• not clear where to look or how to filter. would be nice if i could enter tags indicating interest and get suggestions on which groups to join.
  • If I had to navigate the existing list of arcanely titled groups in search of something interesting, I would probably struggle. That's not going to get any better as time passes and groups pile up.
  • Karl: Categorization might also help to find the group among the 100+ ones.
  • Idea: When group first formed, give big clues about available documentation and toolset.
  • Jan-Christoph Borchardt: sort by popularity or participants, or prioritize by other groups which people of the community groups I am already in are also in.

Tracking / Monitoring

  • would be nice if i could "follow" or "monitor" a group w/o joining to see if it is interesting.
  • Olivier: Would be great to feature list activity on the HP somehow.
  • Veronica Cisneros: I was expecting to receive notification of any activity, but I have not received any emails alerting me of new documents or new comments or anything.

W3C endorsement

  • Milan Young: CGs provide a perceived endorsement from the W3C for unmoderated discussions and specifications. While I understand that there may be some use cases for lightweight discussion forums, I do not believe the material resulting from such forums should be accessible to those outside the group.

Good practices & Operations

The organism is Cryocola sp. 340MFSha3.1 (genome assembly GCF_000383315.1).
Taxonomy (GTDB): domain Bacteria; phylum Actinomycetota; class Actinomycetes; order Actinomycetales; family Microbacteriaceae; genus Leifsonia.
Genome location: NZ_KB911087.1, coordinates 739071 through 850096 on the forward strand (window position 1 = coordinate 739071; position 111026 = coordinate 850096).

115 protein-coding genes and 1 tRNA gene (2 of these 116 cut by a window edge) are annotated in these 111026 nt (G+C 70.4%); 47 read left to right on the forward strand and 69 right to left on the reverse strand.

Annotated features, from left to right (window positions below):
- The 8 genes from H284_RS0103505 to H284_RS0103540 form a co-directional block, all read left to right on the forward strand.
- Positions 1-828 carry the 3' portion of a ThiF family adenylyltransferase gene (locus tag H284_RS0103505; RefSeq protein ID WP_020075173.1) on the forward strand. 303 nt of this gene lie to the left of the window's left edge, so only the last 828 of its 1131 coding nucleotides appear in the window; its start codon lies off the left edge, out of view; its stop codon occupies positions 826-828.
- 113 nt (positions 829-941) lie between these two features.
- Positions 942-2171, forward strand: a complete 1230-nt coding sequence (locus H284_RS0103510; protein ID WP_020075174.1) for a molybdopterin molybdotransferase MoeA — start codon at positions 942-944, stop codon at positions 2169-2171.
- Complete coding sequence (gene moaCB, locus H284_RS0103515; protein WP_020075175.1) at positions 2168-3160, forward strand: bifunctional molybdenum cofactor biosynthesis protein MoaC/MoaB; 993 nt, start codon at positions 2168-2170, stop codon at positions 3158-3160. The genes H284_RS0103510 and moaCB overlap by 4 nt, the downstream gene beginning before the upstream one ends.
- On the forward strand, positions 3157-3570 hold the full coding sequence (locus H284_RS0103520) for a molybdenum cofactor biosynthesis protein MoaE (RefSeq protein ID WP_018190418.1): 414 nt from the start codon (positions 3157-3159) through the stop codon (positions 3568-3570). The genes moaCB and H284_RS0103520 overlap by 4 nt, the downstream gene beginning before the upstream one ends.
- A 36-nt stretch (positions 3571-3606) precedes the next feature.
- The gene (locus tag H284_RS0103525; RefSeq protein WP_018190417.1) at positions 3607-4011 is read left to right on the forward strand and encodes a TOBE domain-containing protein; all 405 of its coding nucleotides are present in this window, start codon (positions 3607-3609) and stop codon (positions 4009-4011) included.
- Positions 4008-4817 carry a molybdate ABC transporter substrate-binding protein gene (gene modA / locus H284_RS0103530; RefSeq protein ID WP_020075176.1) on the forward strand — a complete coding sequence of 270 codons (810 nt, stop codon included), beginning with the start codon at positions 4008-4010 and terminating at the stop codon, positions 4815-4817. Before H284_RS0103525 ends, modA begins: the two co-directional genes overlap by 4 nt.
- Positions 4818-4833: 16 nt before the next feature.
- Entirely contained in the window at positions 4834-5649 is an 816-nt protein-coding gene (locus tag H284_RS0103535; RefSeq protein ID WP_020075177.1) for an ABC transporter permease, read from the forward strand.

• Once a community group is proposed, there should be a kind of blog post where it is explained why the group is proposed, what are the initial plans etc.
  • Charters are useful
    • (Tobie, Olivier)
    • Dave Pawson: put up an outline process, timescales (if applicable) etc, to let users see what is expected.
    • Art: every CG home page should include a clear (as possible) statement about its scope (and if the scope changes, the statement updated accordingly). The scope should include: why the group was created; the intended audience/participants; enumerate the groups doing related work (e.g. other CGs, other WGs, other SSOs, etc.)
    • Wai Seto: It would be good to have well defined "deliverables" for the WGs.
    • Rob Marchand: We believe that the CG process should more clearly define the transition of deliverables to WG status, and that planning for this transition should be part of the requirements for CG chartering.
  • Need clearer decision-making within groups:
    • Mike Amundsen: just got into this and decision-making is still loose. would be nice if we had some clear guidelines (not rules, just guidelines) that we could adopt, modify, etc.